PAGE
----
"comprehensive monitoring of all private communication is vital to protect the public from terrorists"
Most certainly the STASI, the former East German communist secret "service" organisation (Staatssicher
Government ministers are considering plans to spend an estimated £12 billion on a database to monitor and store Briton’s e-mails, texts and calls.
The Government’s Communication Headquarters (GCHQ) programme has already received £1bn in funding to begin the project. To monitor customers, hundreds of probes will be installed on networks.
The MI5 currently has a similar system, but can only proceed with surveillance if it has been approved by the home secretary.
The Home office said: "Ministers are considering what legislation is needed to ensure safeguards are in place to protect the privacy of the public."
IT PRO reported earlier this year on the possibility of the database, with the main concern among citizens being privacy.
Last year over 57 billion text messages were sent, along with three billion e-mails each day.
Michael Parker, of campaign group NO2ID, said the project would be a waste of money and called for a national debate on the matter.
"It just shows again this government's desire to turn itself into a stalker state," he said.
More details are expected to be released in the Queen’s speech next month.
Big Brother: UK to scan all emails, phone calls
6 Oct 2008, 0040 hrs IST,IANS
LONDON: The UK government will spend up to £12 billion to create a database to monitor and store internet browsing, emails and phone calls of every Briton, the Sunday Times reported.
The government has already allocated its communications headquarters (GCHQ) one billion pounds to finance the first stage of the project, being launched, it said, to fight terrorism and rising crime.
The Home Office said no formal decision had been taken but sources confirmed there was a general agreement on the programme. Hundreds of clandestine probes will be installed to monitor internet browsing, emails and telephone calls live on two of the country’s biggest internet and mobile phone providers — British Telephone (BT) and Vodafone. BT has nearly five million internet customers.
But the enormity of the spying has made critics ask if a system as vast could really be kept secure. Last year some 57 billion text messages were sent in the country. At that rate, officials will have to monitor 1,800 texts every second.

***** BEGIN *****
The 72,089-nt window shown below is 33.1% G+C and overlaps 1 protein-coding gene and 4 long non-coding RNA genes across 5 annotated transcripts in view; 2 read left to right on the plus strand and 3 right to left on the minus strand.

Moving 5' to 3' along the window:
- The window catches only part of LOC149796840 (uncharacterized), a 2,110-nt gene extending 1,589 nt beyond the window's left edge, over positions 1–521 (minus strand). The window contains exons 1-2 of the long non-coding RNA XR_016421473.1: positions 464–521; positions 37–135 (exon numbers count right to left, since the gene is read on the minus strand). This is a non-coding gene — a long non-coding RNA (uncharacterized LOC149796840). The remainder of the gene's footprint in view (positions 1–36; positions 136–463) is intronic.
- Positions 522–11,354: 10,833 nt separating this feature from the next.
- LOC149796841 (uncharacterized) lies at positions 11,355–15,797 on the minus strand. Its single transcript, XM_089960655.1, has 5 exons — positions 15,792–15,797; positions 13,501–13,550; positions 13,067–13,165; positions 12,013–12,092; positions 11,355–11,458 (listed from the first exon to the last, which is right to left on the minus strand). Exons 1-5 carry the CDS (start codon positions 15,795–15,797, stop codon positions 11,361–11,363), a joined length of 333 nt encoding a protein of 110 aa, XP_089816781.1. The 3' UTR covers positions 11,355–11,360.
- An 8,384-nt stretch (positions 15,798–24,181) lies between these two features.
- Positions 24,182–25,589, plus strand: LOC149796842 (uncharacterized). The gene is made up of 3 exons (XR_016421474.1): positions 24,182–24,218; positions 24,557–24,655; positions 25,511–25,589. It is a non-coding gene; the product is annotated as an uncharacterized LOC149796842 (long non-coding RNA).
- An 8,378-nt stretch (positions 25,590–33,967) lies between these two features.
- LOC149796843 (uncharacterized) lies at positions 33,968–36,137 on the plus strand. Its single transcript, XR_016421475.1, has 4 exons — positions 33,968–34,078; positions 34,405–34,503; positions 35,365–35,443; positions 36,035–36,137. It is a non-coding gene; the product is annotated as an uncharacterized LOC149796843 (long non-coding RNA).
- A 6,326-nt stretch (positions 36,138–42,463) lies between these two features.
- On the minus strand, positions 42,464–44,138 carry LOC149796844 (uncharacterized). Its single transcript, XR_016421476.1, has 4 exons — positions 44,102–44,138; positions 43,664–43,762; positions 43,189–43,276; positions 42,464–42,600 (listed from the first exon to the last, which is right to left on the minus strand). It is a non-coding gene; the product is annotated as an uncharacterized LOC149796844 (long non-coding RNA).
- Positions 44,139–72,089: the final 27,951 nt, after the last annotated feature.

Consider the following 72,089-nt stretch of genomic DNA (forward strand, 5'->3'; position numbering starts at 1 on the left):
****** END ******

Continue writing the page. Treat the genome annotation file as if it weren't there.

Shadow home secretary, Dominic Grieve said: "Any suggestion of the government using existing powers to intercept communications data without public discussion is going to sound extremely sinister."
Till date MI5 conducts limited e-mail and website intercepts approved under specific warrants by the home secretary. Further details of the new plan will be unveiled next month in the queen’s speech.
GCHQ bosses want to monitor every email and text message sent in Britain, and keep records of individuals' internet use.
But the plans have been questioned by Cheltenham community leaders, who believe they would be a massive infringement of human rights.
According to reports, the Government's surveillance centre, based at the 'doughnut' building in Benhall, has already been given up to £1 billion to fund the first stage of what would be the country's biggest ever surveillance system.
Known as the Interception Modernisation Programme, the scheme would enable GCHQ, MI5 and MI6 personnel, and also police, to access complete information on every text, email and visit to a website made in this country.
It is understood the first stage would see hundreds of secret probes monitoring customers live on internet and mobile phone providers.
GCHQ officials, backed by MI6, have reportedly been attempting to persuade Whitehall to fund the project to its completion, at a potential cost of up to £12 billion.
More details are thought to be included in next month's Queen's speech although, the Home Office has stressed no formal decision had been taken.